Inductance for a Long Solenoid

The inductance of a solenoid is given by,

B = μ₀ N I / L

The magnetic flux density can be obtained by multiplying the B with cross-sectional area A, we get,

Φ = B xA = μ₀ N x i x A / l….(1)

Since total magnetic flux inside the coil = flux via each turn x total number of turns.

Φ = B xA = μ₀ N x N i x A / l….(2)

Where μ₀ is the magnetic constant or absolute magnetic permeability of free space/air forms the core of the solenoid.

N = The total no of turns of the solenoid

i = The current 

l = The length of the solenoid

A = Area of each turn of the long solenoid

We know that

Φ  = L i….(3)

From (2) and (3) we get,

L i =  μ₀ N x N x A xi / l x N we get,

L = μ₀ N² x A/ l

μ = μ₀ . μr

When the core is of any other magnetic material μ₀ is replaced by 

μr (relative magnetic permeability).

Here, we Conclude the Following Things,

  • L increases with the number of turns in the coil.

  • It depends on the magnetic permeability of the material.

  • The cross-sectional area.

  • L is independent of the current.

S.I. Unit of Inductance

The S.I. unit of self-inductance is weber/ ampere or volt-second/ ampere.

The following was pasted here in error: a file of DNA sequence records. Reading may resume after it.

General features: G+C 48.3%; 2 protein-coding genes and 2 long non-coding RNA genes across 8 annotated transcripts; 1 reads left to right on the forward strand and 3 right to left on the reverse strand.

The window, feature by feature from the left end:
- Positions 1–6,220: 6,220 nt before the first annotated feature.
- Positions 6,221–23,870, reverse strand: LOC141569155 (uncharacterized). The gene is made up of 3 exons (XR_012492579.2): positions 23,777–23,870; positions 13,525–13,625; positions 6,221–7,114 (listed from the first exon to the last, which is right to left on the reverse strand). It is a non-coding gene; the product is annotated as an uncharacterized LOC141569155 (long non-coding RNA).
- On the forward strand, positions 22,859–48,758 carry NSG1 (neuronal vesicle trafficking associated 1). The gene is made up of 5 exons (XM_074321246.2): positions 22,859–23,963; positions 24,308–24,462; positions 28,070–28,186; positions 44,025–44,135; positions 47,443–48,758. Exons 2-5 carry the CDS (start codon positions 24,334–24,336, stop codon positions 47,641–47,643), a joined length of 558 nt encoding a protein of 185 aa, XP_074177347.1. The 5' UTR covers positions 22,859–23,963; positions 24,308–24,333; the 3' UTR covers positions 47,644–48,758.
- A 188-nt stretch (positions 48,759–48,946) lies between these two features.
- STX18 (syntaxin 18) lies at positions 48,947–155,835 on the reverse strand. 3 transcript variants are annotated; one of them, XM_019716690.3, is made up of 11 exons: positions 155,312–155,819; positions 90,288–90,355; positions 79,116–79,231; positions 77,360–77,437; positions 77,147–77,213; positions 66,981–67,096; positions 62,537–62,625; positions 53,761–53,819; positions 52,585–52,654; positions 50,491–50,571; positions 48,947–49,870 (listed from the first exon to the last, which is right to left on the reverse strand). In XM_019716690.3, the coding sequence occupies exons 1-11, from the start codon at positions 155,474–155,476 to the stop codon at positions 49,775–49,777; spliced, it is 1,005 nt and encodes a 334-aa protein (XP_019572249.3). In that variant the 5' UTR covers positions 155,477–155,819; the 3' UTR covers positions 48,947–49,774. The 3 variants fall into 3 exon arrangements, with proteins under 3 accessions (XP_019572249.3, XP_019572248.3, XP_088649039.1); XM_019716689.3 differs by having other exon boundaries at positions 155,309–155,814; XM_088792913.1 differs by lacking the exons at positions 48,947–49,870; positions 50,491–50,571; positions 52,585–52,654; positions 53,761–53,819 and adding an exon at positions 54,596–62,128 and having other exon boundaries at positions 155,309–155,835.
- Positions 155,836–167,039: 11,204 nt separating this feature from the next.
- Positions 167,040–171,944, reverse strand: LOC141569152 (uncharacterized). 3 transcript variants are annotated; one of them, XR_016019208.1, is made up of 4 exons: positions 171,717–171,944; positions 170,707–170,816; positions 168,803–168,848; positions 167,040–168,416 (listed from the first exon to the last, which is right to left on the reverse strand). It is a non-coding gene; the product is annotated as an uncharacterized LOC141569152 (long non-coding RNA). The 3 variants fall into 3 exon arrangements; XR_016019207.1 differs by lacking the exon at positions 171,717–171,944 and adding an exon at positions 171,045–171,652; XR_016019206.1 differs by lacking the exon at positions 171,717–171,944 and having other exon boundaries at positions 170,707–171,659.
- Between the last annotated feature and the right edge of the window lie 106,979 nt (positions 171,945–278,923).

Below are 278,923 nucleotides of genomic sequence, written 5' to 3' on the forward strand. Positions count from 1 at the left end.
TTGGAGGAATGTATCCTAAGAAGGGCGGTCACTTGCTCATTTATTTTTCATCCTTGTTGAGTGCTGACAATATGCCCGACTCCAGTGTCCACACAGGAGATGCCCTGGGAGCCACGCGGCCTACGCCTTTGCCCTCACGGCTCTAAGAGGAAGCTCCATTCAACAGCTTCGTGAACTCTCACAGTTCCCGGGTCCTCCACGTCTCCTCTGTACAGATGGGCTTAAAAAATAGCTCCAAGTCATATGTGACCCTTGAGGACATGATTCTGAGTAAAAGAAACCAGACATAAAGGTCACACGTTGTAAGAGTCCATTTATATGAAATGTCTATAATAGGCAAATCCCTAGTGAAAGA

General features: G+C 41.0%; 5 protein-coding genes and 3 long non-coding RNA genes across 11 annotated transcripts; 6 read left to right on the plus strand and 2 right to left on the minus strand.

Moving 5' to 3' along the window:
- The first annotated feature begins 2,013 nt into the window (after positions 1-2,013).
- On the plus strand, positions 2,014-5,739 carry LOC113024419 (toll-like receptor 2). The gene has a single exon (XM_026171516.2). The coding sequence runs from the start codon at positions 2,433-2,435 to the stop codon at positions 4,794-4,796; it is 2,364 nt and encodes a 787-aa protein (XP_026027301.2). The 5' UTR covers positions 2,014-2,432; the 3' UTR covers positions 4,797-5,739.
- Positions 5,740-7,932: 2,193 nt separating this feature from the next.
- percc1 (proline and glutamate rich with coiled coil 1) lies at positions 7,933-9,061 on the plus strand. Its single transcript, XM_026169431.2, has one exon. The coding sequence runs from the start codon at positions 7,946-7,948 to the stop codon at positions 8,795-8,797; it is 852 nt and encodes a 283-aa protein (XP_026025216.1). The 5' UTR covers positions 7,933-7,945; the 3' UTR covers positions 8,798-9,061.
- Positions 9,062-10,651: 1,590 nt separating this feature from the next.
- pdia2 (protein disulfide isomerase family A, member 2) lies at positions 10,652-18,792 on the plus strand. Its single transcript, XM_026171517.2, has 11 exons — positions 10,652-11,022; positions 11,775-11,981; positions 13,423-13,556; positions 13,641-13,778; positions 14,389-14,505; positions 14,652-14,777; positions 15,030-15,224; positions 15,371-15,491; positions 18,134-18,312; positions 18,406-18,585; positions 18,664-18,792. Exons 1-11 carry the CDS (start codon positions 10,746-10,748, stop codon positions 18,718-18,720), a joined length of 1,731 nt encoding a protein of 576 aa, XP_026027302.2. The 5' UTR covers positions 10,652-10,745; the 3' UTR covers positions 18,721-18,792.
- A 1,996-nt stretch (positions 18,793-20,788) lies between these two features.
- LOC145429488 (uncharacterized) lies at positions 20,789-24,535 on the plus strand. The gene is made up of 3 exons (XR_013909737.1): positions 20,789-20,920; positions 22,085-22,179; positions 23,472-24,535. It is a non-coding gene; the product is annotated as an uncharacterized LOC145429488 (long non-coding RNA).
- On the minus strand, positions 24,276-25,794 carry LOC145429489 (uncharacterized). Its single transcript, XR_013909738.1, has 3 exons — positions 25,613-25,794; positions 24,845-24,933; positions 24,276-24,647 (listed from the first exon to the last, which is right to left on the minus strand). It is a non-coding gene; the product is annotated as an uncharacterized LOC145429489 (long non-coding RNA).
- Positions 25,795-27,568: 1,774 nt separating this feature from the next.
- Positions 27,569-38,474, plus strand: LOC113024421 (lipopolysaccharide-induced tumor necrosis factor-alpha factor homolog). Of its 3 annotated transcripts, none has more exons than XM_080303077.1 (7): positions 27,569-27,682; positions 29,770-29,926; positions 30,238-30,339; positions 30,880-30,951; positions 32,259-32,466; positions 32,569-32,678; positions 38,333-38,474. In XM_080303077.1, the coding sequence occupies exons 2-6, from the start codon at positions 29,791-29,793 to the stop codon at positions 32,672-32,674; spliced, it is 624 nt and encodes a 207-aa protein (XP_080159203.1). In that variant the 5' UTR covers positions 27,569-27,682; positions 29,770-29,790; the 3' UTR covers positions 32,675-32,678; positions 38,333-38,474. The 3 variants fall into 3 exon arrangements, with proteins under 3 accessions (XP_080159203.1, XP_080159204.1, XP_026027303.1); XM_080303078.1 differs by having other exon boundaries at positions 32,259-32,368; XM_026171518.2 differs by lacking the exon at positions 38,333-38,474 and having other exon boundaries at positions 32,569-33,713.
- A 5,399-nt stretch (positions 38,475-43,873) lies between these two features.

It is also denoted by Henry (H), named after an American scientist named Joseph Henry. 

Where Henry is the amount of inductance that generates a change of one volt and when the current is varying at the rate of one ampere per second.

Note: All conductors have some inductance, which may have either desirable or detrimental effects in electrical circuits and it depends on the geometry of the current path and on the magnetic permeability of the materials.

The ferromagnetic material tends to have a high inductance because of the flow of large amounts of electric flux (total magnetic field) through the conductor produced by a current flowing through it increases the inductance in that conductor.


With the change in the magnetic flux, induced emf is a must, but induced current will only appear only when the circuit is closed.

An Inductor is equivalent to a short circuit to DC, because once the storage phase has completed, the current, i, that flows through is stable, no emf is induced. So the inductor behaves like a normal wire where Resistance R is zero.

FAQ (Frequently Asked Questions)

Q1: What Factors Affect Coil Inductance?

There are multiple physical factors that affect the inductance of a coil. 

  • The number of turns and the number of layers of winding in the coil.

  • The diameter of the coil

  • The length of the coil

  • The type of material used

  • Area of each turn of the coil

Q2: What is the Function of an Inductor in an AC Circuit?

Inductors block the flow AC current and the inductors designed for this purpose are called chokes but allow the DC flow because the physical attribute is to resist sudden changes in the current. They are used in electronic filters to divide signals of varying frequencies and in combination with capacitors, they are used to tune radio and TV receivers.